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Wigle - America's youngest, oldest Whiskey...

in SPIRITS,TRAVEL

Wigle - America's youngest, oldest Whiskey...

Visiting Wigle in Pittsburgh, PA

Wigle distillery located in Pittsburgh Pennsylvania takes its name from one of America's earliest champions of domestic whiskey production, Phillip Wigle, credited with participating in the famous Whiskey Rebellion of 1791. It's common to hear of American Whiskey and immediately think of southern Bourbon, but we really owe our debt of gratitude to the German and Irish immigrants of Pennsylvania who distilled so much rye at the time it was considered a secondary form of currency. America's first excise tax was on domestic distilled spirits (thanks to the secretary of treasury at the time, Alexander Hamilton) to repay debts accrued during the Revolutionary War. The whiskey tax caused such an uproar and protests from spirits producers that it was sparked the first time in history that a president (well, it actually was THE first president, George Washington) unleashed a militia on his own people. Battle lines had long been drawn but as citizens didn’t exactly carry driver’s licenses back then, many of those accused of being on the side of the insurrection were able to evade capture and disappear into the expanding west. Our young hero Wigle however was convicted of treason and sent to the gallows. (Did you know beating up a tax collector counts as treason?). Later pardoned, Wigle’s memory stands as a reminder of the power of the laboring class and a signifier of just how much American’s value their hooch (and/or hate taxes).

The reason why an introduction to Wigle requires this Cliffs Notes recap of the Whiskey Rebellion is because everything about what happens at their distillery is deeply embedded in local history as well as an investment in the community’s future. Owned by Alex and Meredith Grelli, but operated by a huge team of fascinating characters all with their own unique talents and contributions. While the flagship is and likely will always be Mononghahela Rye, grown in the valley of the eponymous river flowing through Pittsburg, they also distill from wheat, barley and corn, creating a bevy of whiskeys, brandies, gins and very soon, ciders. All ingredients are sourced locally, working closely with farmers to propagate nearly forgotten heirloom grains such as Wapsie Valley corn with giant ruby-red kernels almost prohibitively expensive to grown on a large scale. Again, everything is sourced locally and responsibly not because it’s trendy because they’ve always believed it was the right thing to do. They partner with local businesses, brewers and generally just their audience in Pittsburg, being ever open-minded to public reception of their products.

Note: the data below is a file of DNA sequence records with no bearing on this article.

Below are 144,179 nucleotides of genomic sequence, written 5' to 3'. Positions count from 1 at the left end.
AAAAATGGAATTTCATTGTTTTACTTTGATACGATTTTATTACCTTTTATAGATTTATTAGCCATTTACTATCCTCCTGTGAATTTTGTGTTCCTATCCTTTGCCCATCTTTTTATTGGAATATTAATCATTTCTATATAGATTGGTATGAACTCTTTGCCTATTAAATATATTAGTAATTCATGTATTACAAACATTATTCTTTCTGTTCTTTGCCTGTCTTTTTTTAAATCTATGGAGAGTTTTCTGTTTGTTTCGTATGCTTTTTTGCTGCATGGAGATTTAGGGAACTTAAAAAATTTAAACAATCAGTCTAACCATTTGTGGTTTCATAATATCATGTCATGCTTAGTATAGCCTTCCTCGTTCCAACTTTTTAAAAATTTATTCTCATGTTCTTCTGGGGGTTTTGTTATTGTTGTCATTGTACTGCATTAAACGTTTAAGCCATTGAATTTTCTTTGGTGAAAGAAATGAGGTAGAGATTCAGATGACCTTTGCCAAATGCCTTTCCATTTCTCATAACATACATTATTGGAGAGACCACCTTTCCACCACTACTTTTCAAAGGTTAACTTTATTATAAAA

A wise alien once said “there is no try, only do.” Well to cover all bases Wigle does a lot and they certainly try everything too; no idea is too out there to experiment and any failure is always seen as a falling up not a falling down. Currently they are building a new cidery called Threadbare and themed after Johnny Appleseed. I don’t know if Meredith Grelli was a history teacher in a past life but she certainly comports herself as such—ask her anything. Threadbare will be fermenting and serving on-site multiple styles of cider from local cider apples to a town that is literally overrun with breweries so this again is just the right side step out of the norm. And even more so, the cidery is being built on the “wrong side of the tracks” so to speak as Meredith is working directly with the city to have the surrounding abandoned and condemned buildings and lots cleared out by the city so new fresh talent can move in and contribute to the regeneration of this forgotten corner of such a historic city. With roughly twenty products available year round, it’s not hard to find something from Wigle you can enjoy, and it’s absolutely impossible not to enjoy the company of Alex and Meredith who somehow take nothing and everything seriously at the same time. Plenty of city’s could benefit from their ingenuity and generosity. 

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